Wynton Marsalis

Wynton
Marsalis
1961

American Jazz and Classical Trumpet Virtuoso, Composer, Teacher, Music Educator and Artistic Director of Jazz at Lincoln Center in NYC

Author Quotes

Blues is like the roux in a gumbo. People ask me if jazz always has the blues in it. I say, if it sounds good it does.

I almost never watch TV, except for '60 Minutes' and pro football. I love Drew Brees, the Manning brothers and the Steelers' linebackers.

I had a trumpet, but I didn't want to be a trumpet player. I wanted to be some type of athlete or in some type of scholarly activity, be a chemist or something?I had my little chemistry set, and I like playing with it.

I wanted to make somebody feel like Coltrane made me feel, listening to it.

Instead of imposing your will on every situation...focus on including everyone else, and just that little adjustment of attitude gives you the space to understand where and who you are.

Jazz is not just 'Well, man, this is what I feel like playing.' It's a very structured thing that comes down from a tradition and requires a lot of thought and study.

Music is always for the listener, but the first listener is always the musician

One thing about excellence, it?s an exclusive club. And it?s only for those who really want to pay dues to the shit. My daddy told me when I was a boy, The only way you can be different from other people is to do some shit they don?t want to do?

The culture of this city is essential to its well-being. The culture of New Orleans is its identity.

The soul gives us resilience - an essential quality since we constantly have to rebound from hardship.

This rebuilding of New Orleans gives us the perfect opportunity to see if we're ready to extend the legacy of Dr. King.

We're going to kill ourselves this week to bring the spirit of jazz (back to New Orleans).

You had the good-time people right next to a lot of real church people.

But you listen to Coltrane and that?s something human, something that?s about elevation. It?s like making love to a woman. It?s about something of value, it?s not just loud. It doesn?t have that violent connotation to it. I wanted to be a jazz musician so bad, but I really couldn?t. There was no way I could figure out to learn how to play.

I always like to play very contemporary concepts of swing right next to New Orleans music because it highlights continuum.

I had to figure out how to survive in New York, and most of my time was occupied in getting an apartment and getting money. A lot of older jazz guys looked out for me and found me gigs and places to stay.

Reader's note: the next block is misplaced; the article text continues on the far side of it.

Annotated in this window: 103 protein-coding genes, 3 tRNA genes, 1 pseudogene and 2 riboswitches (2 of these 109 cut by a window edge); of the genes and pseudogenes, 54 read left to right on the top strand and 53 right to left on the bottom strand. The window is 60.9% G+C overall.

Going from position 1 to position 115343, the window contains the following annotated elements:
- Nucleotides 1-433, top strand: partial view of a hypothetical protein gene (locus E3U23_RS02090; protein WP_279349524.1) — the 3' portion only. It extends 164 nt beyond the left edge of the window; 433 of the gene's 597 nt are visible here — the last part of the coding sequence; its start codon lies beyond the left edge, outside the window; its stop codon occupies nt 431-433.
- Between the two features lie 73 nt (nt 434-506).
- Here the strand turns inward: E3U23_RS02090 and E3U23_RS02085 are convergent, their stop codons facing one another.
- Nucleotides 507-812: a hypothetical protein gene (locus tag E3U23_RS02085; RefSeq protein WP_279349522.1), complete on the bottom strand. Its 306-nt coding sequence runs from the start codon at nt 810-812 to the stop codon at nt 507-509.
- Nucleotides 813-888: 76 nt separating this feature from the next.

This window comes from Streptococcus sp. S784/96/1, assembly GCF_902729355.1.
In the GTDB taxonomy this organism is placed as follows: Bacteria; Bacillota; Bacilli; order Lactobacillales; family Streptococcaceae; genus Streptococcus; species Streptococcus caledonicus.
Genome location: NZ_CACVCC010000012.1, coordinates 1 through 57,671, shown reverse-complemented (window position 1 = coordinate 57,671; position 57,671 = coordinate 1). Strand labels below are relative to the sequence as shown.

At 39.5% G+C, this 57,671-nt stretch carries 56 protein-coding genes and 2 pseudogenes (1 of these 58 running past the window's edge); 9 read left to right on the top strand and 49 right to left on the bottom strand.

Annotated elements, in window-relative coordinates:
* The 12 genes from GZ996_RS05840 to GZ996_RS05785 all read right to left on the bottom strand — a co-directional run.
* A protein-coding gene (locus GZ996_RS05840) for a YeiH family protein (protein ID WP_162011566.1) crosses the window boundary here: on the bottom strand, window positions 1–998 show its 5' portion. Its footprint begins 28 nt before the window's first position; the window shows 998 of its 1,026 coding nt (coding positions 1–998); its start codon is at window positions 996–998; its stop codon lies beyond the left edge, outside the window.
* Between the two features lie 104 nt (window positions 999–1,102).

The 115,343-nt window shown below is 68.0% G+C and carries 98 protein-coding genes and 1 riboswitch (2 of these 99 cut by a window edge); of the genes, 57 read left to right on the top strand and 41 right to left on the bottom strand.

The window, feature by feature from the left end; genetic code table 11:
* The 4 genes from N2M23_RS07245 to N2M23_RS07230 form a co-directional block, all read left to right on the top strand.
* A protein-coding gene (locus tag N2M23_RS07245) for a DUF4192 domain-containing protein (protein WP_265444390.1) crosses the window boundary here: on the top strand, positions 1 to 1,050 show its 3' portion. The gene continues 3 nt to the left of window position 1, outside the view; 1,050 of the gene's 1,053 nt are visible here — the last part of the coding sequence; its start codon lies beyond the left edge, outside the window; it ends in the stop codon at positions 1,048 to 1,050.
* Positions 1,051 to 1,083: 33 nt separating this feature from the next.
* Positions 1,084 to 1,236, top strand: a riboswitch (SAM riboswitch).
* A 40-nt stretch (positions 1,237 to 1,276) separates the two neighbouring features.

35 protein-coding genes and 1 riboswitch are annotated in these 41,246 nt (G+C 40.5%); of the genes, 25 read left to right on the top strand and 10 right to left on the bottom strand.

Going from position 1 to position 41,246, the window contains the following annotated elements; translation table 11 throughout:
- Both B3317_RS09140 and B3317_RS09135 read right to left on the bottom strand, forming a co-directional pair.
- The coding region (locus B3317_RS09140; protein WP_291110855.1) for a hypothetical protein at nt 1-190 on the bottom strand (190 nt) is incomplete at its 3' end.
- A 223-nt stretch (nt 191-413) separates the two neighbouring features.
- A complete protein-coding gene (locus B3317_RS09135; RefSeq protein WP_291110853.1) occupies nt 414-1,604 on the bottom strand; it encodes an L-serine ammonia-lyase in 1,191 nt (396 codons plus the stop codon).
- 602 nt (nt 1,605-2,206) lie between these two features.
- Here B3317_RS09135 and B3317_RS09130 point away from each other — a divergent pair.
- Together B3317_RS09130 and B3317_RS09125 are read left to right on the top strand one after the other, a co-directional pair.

If I had to say one thing that's important, we need to bring our artists back.

It ain't as hard as picking cotton

Jazz is not the kind of music you are going to learn to play in three or four years or that you can just get because you have some talent for music.

Musicians like to converse. There's always interesting conversation with musicians - with classical musicians, with jazz musicians, musicians in general.

Only a few act - the rest of us reap the benefits of their risk.

The Duke and Swing represent affirmation in the face of adversity.

The thing in jazz that will get Bix Beiderbecke out of his bed at two o'clock in the morning, pick that cornet up and practice into the pillow for another two or three hours, or that would make Louis Armstrong travel around the world for fifty plus years non-stop, just get up out of his sick bed, crawl up on the bandstand and play, the thing that would make Duke Ellington, the thing that would make Thelonious Monk, Miles Davis, Charlie Parker, Mary Lou Williams, the thing that would make all of these people give their lives for this, and they did give their lives, is that it gives us a glimpse into what America is going to be when it becomes itself. And this music tells you that it will become itself. And when you get a taste of that, there's just nothing else you're going to taste that's as sweet.

Those who play for applause...That?s all they get.

We're not afraid of opposition - we welcome discussion.

Author Picture
First Name
Wynton
Last Name
Marsalis
Birth Date
1961
Bio

American Jazz and Classical Trumpet Virtuoso, Composer, Teacher, Music Educator and Artistic Director of Jazz at Lincoln Center in NYC